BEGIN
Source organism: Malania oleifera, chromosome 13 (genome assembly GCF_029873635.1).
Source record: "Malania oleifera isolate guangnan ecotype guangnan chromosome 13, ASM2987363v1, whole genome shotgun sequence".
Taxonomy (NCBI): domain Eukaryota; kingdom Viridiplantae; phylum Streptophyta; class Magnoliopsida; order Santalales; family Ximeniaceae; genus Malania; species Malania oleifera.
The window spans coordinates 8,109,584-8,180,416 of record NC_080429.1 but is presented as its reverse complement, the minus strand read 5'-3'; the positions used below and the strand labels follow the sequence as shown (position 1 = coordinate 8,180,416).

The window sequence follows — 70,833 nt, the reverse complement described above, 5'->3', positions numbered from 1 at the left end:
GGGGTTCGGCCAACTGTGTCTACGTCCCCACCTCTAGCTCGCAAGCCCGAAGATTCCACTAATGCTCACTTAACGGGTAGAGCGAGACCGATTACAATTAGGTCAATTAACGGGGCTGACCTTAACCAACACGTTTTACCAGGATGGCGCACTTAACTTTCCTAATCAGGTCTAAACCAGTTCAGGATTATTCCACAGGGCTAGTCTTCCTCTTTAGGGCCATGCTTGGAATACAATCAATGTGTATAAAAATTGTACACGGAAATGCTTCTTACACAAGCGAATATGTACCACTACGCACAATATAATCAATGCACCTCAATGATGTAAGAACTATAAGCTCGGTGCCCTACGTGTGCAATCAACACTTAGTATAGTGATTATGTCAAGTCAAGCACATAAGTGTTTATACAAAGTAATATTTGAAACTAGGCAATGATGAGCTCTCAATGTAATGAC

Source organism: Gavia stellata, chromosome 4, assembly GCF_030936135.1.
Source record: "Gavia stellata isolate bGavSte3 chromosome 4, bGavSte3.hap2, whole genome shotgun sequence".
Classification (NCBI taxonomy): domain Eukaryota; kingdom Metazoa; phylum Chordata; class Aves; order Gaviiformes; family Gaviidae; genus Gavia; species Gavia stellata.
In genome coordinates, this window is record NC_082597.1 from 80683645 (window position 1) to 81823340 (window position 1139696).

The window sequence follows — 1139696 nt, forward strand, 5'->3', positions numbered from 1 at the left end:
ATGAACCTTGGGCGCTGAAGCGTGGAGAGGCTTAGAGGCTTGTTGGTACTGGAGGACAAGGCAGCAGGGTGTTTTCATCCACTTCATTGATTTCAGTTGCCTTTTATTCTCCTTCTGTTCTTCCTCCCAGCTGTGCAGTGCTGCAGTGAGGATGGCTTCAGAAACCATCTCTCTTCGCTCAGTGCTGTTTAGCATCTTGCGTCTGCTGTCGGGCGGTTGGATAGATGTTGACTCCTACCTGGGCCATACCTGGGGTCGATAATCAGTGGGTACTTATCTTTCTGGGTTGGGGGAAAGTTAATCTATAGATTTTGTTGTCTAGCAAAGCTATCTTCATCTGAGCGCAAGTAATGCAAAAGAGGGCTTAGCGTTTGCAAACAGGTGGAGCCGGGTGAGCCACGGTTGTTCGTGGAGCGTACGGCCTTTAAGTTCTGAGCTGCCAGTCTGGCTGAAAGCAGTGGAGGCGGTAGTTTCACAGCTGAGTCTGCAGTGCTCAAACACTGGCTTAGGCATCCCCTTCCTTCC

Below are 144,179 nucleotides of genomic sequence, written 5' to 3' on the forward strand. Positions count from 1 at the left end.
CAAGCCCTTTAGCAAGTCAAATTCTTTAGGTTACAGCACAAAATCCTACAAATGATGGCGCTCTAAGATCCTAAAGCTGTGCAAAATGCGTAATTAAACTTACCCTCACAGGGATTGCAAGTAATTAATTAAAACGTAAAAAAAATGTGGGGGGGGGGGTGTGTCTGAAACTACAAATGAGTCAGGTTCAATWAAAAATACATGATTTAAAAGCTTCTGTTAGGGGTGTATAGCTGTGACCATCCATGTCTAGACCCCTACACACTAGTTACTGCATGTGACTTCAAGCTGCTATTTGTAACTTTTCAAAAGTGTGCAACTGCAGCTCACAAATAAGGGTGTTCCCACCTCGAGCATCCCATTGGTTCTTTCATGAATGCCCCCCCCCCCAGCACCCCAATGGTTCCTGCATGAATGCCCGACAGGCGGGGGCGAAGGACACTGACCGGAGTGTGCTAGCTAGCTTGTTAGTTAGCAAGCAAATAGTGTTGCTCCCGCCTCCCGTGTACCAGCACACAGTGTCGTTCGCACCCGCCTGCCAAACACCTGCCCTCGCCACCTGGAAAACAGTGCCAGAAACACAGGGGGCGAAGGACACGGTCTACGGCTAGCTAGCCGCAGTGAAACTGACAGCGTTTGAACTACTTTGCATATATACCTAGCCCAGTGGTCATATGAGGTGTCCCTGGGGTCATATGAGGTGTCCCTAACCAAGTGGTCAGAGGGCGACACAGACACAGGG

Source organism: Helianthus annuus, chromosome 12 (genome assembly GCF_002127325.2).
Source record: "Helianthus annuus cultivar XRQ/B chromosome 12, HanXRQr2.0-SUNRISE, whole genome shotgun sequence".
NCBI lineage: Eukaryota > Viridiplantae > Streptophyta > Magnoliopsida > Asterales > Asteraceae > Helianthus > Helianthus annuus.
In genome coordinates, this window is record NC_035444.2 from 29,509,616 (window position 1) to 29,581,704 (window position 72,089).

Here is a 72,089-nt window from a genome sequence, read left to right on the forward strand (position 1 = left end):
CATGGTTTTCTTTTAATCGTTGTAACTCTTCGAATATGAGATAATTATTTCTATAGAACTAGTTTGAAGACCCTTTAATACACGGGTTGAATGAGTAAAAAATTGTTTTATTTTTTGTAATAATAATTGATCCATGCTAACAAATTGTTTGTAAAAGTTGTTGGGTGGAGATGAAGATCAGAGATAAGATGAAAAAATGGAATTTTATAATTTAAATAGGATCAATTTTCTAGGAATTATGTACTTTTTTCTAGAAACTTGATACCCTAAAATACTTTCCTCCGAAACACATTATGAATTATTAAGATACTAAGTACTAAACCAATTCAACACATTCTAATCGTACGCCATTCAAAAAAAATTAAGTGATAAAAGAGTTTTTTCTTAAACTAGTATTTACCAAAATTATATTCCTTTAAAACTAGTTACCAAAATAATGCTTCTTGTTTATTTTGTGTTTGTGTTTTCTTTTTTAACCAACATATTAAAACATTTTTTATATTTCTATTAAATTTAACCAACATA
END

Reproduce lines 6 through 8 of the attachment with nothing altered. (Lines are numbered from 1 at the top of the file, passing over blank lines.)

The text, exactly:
GGGGTTCGGCCAACTGTGTCTACGTCCCCACCTCTAGCTCGCAAGCCCGAAGATTCCACTAATGCTCACTTAACGGGTAGAGCGAGACCGATTACAATTAGGTCAATTAACGGGGCTGACCTTAACCAACACGTTTTACCAGGATGGCGCACTTAACTTTCCTAATCAGGTCTAAACCAGTTCAGGATTATTCCACAGGGCTAGTCTTCCTCTTTAGGGCCATGCTTGGAATACAATCAATGTGTATAAAAATTGTACACGGAAATGCTTCTTACACAAGCGAATATGTACCACTACGCACAATATAATCAATGCACCTCAATGATGTAAGAACTATAAGCTCGGTGCCCTACGTGTGCAATCAACACTTAGTATAGTGATTATGTCAAGTCAAGCACATAAGTGTTTATACAAAGTAATATTTGAAACTAGGCAATGATGAGCTCTCAATGTAATGAC

Source organism: Gavia stellata, chromosome 4, assembly GCF_030936135.1.
Source record: "Gavia stellata isolate bGavSte3 chromosome 4, bGavSte3.hap2, whole genome shotgun sequence".